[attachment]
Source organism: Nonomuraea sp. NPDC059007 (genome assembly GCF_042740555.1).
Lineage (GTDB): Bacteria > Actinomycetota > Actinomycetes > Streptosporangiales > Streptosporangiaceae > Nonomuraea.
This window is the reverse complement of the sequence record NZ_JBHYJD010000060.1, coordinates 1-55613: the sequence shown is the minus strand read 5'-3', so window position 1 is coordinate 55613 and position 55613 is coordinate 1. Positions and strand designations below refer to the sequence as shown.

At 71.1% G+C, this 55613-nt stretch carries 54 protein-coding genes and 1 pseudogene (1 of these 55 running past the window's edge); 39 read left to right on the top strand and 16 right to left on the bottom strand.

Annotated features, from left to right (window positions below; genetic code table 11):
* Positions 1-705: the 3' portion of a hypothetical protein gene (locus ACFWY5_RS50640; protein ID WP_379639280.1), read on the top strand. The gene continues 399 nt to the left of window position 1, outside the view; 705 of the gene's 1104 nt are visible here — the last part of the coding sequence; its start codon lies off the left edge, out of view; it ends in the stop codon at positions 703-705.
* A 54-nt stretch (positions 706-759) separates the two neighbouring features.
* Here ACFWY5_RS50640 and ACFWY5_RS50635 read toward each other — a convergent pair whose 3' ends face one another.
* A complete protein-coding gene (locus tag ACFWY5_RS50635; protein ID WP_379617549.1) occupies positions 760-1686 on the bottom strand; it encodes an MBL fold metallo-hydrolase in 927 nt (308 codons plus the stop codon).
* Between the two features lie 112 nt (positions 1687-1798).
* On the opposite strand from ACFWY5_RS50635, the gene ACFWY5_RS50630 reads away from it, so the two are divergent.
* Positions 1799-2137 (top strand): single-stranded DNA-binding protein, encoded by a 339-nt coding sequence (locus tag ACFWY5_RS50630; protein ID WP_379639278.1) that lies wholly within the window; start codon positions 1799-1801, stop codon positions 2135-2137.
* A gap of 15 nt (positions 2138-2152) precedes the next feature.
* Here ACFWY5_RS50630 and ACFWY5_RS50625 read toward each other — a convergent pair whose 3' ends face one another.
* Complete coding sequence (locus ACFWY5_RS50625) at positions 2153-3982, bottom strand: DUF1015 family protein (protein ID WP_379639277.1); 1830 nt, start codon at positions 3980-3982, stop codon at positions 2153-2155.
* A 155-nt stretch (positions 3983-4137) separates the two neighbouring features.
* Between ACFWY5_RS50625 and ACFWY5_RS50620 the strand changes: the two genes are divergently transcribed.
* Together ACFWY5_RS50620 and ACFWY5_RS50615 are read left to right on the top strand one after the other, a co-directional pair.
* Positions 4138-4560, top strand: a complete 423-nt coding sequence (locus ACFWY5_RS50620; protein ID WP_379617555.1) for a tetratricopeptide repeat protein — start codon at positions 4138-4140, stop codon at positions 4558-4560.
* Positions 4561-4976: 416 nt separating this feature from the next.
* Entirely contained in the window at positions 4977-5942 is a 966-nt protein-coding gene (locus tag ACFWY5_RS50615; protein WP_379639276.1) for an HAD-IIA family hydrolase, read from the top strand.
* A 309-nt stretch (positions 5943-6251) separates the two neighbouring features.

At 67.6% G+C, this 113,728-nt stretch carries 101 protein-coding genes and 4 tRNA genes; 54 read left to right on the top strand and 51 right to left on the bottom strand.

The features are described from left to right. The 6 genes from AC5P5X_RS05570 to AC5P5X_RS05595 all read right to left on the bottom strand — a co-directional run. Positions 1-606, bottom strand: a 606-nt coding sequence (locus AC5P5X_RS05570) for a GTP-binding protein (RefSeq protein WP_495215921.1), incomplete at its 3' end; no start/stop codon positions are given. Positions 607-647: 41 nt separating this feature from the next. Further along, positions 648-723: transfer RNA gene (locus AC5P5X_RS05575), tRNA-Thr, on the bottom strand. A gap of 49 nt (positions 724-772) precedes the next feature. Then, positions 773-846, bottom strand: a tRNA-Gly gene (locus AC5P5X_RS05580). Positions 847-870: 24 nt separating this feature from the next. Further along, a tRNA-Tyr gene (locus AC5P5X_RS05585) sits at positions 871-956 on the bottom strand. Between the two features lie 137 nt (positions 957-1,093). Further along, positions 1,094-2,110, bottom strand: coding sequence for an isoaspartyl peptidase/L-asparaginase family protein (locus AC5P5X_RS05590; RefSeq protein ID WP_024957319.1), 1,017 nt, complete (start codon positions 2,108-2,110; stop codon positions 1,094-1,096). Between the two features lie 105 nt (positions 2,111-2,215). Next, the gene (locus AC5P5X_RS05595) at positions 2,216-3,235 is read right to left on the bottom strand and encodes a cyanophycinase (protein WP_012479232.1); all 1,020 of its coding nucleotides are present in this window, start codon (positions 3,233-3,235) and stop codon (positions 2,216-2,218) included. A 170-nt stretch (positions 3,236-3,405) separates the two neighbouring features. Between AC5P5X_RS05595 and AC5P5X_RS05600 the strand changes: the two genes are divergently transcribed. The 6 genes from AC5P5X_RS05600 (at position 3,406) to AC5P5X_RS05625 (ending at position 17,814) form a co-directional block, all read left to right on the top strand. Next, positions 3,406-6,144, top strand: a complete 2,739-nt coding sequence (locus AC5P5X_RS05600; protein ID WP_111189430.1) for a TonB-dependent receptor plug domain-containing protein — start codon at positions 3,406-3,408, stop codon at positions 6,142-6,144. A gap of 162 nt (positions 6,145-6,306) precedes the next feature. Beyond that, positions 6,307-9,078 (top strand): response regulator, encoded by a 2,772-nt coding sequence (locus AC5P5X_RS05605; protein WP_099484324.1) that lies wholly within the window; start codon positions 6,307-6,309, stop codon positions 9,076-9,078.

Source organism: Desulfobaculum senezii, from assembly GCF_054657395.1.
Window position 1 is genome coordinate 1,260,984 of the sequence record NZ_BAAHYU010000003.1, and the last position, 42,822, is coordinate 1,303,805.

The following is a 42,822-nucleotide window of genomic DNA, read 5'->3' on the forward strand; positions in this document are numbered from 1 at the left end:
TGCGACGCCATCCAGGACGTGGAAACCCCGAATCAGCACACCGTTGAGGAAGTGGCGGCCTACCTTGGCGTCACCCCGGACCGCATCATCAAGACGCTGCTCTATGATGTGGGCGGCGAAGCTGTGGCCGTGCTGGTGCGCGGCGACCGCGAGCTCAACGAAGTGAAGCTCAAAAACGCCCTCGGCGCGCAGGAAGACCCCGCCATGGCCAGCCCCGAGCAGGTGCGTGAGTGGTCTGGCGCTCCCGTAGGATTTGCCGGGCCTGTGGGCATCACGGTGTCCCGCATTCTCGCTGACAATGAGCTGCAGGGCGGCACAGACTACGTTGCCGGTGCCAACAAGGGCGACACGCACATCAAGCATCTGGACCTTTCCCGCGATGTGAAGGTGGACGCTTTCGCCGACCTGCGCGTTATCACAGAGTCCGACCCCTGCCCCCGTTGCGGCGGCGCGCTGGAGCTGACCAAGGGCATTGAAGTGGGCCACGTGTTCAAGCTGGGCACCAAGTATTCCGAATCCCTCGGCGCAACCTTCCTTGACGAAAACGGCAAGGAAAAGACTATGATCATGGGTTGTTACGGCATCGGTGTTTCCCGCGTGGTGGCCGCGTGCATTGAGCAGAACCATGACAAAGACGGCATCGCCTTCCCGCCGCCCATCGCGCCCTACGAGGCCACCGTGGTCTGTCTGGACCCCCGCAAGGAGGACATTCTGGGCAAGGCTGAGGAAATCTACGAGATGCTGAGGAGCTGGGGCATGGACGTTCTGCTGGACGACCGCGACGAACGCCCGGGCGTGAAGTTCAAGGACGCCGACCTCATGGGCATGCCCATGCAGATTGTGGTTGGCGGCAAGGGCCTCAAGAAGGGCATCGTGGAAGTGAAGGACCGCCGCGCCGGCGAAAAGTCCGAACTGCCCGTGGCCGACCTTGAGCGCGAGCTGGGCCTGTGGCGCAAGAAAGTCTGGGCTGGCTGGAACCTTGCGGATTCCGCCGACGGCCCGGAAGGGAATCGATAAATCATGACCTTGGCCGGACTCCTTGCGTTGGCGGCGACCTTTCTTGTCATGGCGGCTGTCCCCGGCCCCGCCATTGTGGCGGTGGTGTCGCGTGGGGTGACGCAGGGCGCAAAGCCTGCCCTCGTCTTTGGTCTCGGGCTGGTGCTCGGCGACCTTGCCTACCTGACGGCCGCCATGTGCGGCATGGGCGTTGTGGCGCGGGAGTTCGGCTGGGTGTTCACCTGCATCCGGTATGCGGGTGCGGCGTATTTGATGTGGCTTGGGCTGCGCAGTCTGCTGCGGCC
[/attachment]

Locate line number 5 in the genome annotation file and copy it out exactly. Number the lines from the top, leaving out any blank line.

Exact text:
Annotated features, from left to right (window positions below; genetic code table 11):